Taken on 7 September 1807 at the surrender of Copenhagen.
In the British service she was armed with eighteen 32-pounder carronades and two long 9-pounders and had a complement of 121 officers, men and boys.
- 1808 John CRISPO, coast of Africa.
He was promoted to post captain on 21 October 1810 the fifth anniversary of Trafalgar and was succeeded by Arthur Batt BINGHAM, 12/1810.
- On 19 April 1811 Rear-Ad. SAWYER at Bermuda issued instructions to Capt, BINGHAM to seek out Capt. PECHELL in GUERRIERE somewhere along the Atlantic seaboard between Charlestown and New York.
If he did not find him he was to cruise for as long as his supplies lasted and then repair to Halifax.
He was to protect British trade and seek out enemy ships and he was asked to be particularly careful not to give any offence to the United States since relations between Great Britain and that country were particularly strained.
- Capt. BINGHAM did not find GUERRIERE, and on his return from the northward he was about 48 miles east of Cape Charles at the entrance to Chesapeake Bay on the morning of 10 May when he saw a strange sail.
He made the signal 275 (calling on a strange ship, if a British warship, to show her number) and when it was not answered he concluded that the other must be a United States frigate.
He therefore hoisted colours and made sail to the southward to round Cape Hatteras.
The frigate closed in the evening and tried to place herself in a position to rake which BINGHAM frustrated three times by wearing.
- Capt. BINGHAM hailed twice to ask what ship it was and each time his question was repeated back.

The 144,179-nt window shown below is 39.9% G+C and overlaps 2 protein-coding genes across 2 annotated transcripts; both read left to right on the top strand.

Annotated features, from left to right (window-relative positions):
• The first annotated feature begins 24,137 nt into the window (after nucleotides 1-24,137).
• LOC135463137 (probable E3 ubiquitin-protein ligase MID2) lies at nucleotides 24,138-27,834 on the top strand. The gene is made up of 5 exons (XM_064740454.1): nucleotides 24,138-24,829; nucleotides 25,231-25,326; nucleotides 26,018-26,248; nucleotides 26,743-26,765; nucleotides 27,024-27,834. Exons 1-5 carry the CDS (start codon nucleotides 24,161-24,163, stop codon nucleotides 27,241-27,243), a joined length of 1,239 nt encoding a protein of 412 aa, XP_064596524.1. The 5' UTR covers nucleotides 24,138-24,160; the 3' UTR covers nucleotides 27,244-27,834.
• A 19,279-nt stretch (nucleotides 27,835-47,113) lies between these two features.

The frigate then fired a broadside to which BINGHAM replied and a general action began which lasted for three-quarters of an hour until the frigate, apparently with a fire on board, withdrew.
The frigate closed again and asked if he had struck and, when BINGHAM answered that he had not, stood off and sailed away.
- The following morning a second ship came up with a message from Commodore RODGERS of the USF PRESIDENT saying that he lamented the 'unfortunate affair' and that he would not have fired if LITTLE BELT had not fired first.
This was indignantly denied by Capt. BINGHAM.
- LITTLE BELT had suffered severe casualties.
Nine were killed outright and twenty-three wounded, most of them dangerously so and many mortally.
Mr M'QUEEN the master was wounded in the right arm in the middle of the action.
Her masts, sails, rigging and upper works were badly damaged and there were many shot holes in her sides.
- (Those killed were: Mr Samuel WOODWARD, midshipman; Christ BENNETT, captain of the foretop; Jacob GREAVES, carpenter's crew; Thomas SHIPPARD, gunner's mate: George WILSON, AB; James GREY, OS; Robert HOWARD, OS; John PARDOE, private marine.
Daniel KILHAM, landman, and Richard COODY, OS, died during the day after the action from their wounds.
The wounded included Mr James FRANKLIN, boatswain; MR Benjamin ANGEL, carpenter and Mr James M'QUEEN, acting master.)
- She slowly made her way to Halifax.
A gale came up on the second day during which the first lieutenant, Mr John MOBERLY, stopped the leaks himself and secured the masts.
Capt. BINGHAM also commended the conduct of Lieut. LOVELL and master's mate Mr WISON.
LITTLE BELT was paid off shortly after and sold at Deptford.
- Commodore Rodgers, in his official report claimed that the British sloop had the appearance of a frigate although she was a flush decked vessel.
The American papers repeated his allegation that the British had fired first but by the autumn their government admitted responsibility and the British government agreed to reparations.
The Admiralty had refused to try Capt. BINGHAM by court-martial but expressed their full confidence in him and promoted him to post rank on 7 February 1812.